RR and QT interval were measured on a single selected lead V2 or V3 because of the clearest T wave during exercise. Heart rate was determined by RR cycle lengths (ms) before measured QT interval. QT interval was manually measured from the beginning of the QRS complex to the tangent to the end of the T wave. Measurements were taken to the nearest 5 ms. The QT interval and heart rate measured by the analysis programs was used in the heart rate adjustment formulae from the Framingham Study, adjusting the measured QT intervals for heart rate using Bazett’s formula [18].
Field potential recordings with microelectrode arrays
FPs were recorded in 5% FBS containing EB medium from 9 hESC-CM clusters in room air with a USB-MEA amplifier (Multi Channel Systems MCS GmbH) using a 20 kHz sampling rate. MC_ rack 4.0.0 software (Multi Channel Systems MCS GmbH) was used for data acqusition. MEAs were covered with a gas-permeable membrane (ALA Scientific) during recordings to keep cultures sterile. Recordings were made at +37 °C using a TC02 heater controller.
Data analysis
The different parameters were measured manually from the ECG recordings and using Clampfit 10 software (Molecular Devices, Inc.) from the FP recordings. Heart rate (HR, beats per minute [bpm]), beating rate (BR, bpm), heart-rate corrected QT-interval (QTc, Bazett’s formula, equation 1), beating-rate corrected field potential duration (cFPD, Bazett’s formula, equation 1), RR interval (ECG) and peak-to-peak interval (PPI, FPs) were determined from the recordings.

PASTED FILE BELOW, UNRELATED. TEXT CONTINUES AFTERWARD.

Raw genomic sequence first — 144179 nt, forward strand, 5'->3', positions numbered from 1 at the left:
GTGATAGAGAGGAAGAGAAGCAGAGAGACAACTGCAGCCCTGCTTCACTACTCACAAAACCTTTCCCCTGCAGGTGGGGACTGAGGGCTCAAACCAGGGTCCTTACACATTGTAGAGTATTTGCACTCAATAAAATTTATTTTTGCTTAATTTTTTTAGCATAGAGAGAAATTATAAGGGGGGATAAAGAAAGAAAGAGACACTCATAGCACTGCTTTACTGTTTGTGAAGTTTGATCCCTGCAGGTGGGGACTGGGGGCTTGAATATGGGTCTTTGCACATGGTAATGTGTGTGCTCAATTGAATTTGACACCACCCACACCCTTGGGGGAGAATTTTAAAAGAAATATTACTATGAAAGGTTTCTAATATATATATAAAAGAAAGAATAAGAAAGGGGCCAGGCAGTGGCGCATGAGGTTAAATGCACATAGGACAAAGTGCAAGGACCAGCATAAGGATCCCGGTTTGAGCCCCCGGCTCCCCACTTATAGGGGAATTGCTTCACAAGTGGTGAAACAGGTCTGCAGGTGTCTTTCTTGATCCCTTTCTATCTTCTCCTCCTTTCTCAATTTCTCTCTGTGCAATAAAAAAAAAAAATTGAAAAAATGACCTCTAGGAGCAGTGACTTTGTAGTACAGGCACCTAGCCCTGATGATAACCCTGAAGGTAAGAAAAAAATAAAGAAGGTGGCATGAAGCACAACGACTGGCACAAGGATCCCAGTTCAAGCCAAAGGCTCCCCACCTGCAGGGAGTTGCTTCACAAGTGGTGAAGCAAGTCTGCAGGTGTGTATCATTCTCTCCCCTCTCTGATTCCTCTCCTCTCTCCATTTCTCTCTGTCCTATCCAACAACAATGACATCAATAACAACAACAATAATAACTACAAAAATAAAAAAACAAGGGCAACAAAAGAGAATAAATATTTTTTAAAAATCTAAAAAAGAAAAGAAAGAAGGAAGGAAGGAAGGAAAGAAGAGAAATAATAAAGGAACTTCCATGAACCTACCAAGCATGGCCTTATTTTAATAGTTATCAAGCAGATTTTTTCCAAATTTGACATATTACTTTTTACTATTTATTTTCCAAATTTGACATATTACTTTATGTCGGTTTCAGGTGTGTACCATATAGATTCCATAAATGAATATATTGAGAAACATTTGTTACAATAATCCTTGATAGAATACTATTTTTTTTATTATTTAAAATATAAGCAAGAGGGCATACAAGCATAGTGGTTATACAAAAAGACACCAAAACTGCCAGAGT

QTc = QT/ √RR and cFPD = FPD/√PPI (equation 1) [19]
Where, QTc is the heart rate corrected QT interval, QT is the QT-interval in milliseconds, and RR is the time from onset of one QRS complex to another in seconds (often 60 bpm). The same formula was used for FP recordings as well, only then QTc became cFPD, QT was FPD and RR was PPI (determined as time between two depolarizing sodium [Na+] peaks). FPD (Figure 1) was determined as the time between the onset of initial deflection and return to baseline as described before [15]. FPD and PPI were measured in triplicate from each FP trace and the mean value was used for further analysis. The Poincaré maps were generated using Neuroexplorer 4 software (Nex Technologies).
Statistical analysis
Data are presented as mean ± standard deviation (SD). Statistical analyses were performed between the groups with two-tailed t-test using SPSS software (IBM).
The QT and RR as well as FPD and PPI values were measured from the ECG and MEA recordings, respectively (Table II). The healthy volunteers were chosen so that the baseline beating rate was low to match the slowest beating rate in hPSC-CMs and stress exercise test was performed to match the highest beating of the cells.

A characteristic hPSC-CM FP trace is presented in figure 1 with the different cardiac FPD and PPI along with the sodium (Na+), calcium (Ca2+), and potassium (K+) components depicted. Millivolt scale recording of hPSC-CMs is possible with the MEA platform and these cardiomyocytes exhibited stable beating rhythms (Figures 1 and 4). The corresponding QT and RR intervals are also presented in Figure 1.